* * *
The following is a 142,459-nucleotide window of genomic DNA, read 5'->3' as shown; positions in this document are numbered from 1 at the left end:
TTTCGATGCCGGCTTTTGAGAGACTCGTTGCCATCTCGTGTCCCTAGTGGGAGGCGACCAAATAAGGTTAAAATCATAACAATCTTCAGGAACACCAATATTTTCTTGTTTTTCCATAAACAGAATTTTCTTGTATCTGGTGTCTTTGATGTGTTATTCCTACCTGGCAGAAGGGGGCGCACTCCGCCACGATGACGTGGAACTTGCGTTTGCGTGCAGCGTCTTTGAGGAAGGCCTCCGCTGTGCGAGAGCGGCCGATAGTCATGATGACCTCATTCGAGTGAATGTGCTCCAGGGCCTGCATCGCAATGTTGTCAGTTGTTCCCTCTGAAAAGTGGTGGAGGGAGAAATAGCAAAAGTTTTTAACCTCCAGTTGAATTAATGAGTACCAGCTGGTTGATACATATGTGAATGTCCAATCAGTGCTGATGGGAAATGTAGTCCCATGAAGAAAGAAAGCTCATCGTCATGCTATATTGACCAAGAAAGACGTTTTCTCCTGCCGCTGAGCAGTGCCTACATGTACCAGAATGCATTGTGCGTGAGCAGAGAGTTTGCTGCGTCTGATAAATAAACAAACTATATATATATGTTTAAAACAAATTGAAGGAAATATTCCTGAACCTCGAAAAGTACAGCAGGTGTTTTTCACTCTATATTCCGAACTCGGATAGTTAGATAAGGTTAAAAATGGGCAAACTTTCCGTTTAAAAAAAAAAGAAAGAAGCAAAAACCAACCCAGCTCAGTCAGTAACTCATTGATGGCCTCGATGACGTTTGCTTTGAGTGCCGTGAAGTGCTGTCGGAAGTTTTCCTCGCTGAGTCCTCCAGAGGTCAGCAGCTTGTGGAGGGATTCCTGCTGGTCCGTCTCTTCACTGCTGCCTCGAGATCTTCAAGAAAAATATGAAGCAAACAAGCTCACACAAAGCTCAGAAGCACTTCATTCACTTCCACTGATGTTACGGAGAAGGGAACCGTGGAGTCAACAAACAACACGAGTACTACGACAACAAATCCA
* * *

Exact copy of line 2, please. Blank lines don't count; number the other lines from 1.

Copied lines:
TTTCGATGCCGGCTTTTGAGAGACTCGTTGCCATCTCGTGTCCCTAGTGGGAGGCGACCAAATAAGGTTAAAATCATAACAATCTTCAGGAACACCAATATTTTCTTGTTTTTCCATAAACAGAATTTTCTTGTATCTGGTGTCTTTGATGTGTTATTCCTACCTGGCAGAAGGGGGCGCACTCCGCCACGATGACGTGGAACTTGCGTTTGCGTGCAGCGTCTTTGAGGAAGGCCTCCGCTGTGCGAGAGCGGCCGATAGTCATGATGACCTCATTCGAGTGAATGTGCTCCAGGGCCTGCATCGCAATGTTGTCAGTTGTTCCCTCTGAAAAGTGGTGGAGGGAGAAATAGCAAAAGTTTTTAACCTCCAGTTGAATTAATGAGTACCAGCTGGTTGATACATATGTGAATGTCCAATCAGTGCTGATGGGAAATGTAGTCCCATGAAGAAAGAAAGCTCATCGTCATGCTATATTGACCAAGAAAGACGTTTTCTCCTGCCGCTGAGCAGTGCCTACATGTACCAGAATGCATTGTGCGTGAGCAGAGAGTTTGCTGCGTCTGATAAATAAACAAACTATATATATATGTTTAAAACAAATTGAAGGAAATATTCCTGAACCTCGAAAAGTACAGCAGGTGTTTTTCACTCTATATTCCGAACTCGGATAGTTAGATAAGGTTAAAAATGGGCAAACTTTCCGTTTAAAAAAAAAAGAAAGAAGCAAAAACCAACCCAGCTCAGTCAGTAACTCATTGATGGCCTCGATGACGTTTGCTTTGAGTGCCGTGAAGTGCTGTCGGAAGTTTTCCTCGCTGAGTCCTCCAGAGGTCAGCAGCTTGTGGAGGGATTCCTGCTGGTCCGTCTCTTCACTGCTGCCTCGAGATCTTCAAGAAAAATATGAAGCAAACAAGCTCACACAAAGCTCAGAAGCACTTCATTCACTTCCACTGATGTTACGGAGAAGGGAACCGTGGAGTCAACAAACAACACGAGTACTACGACAACAAATCCA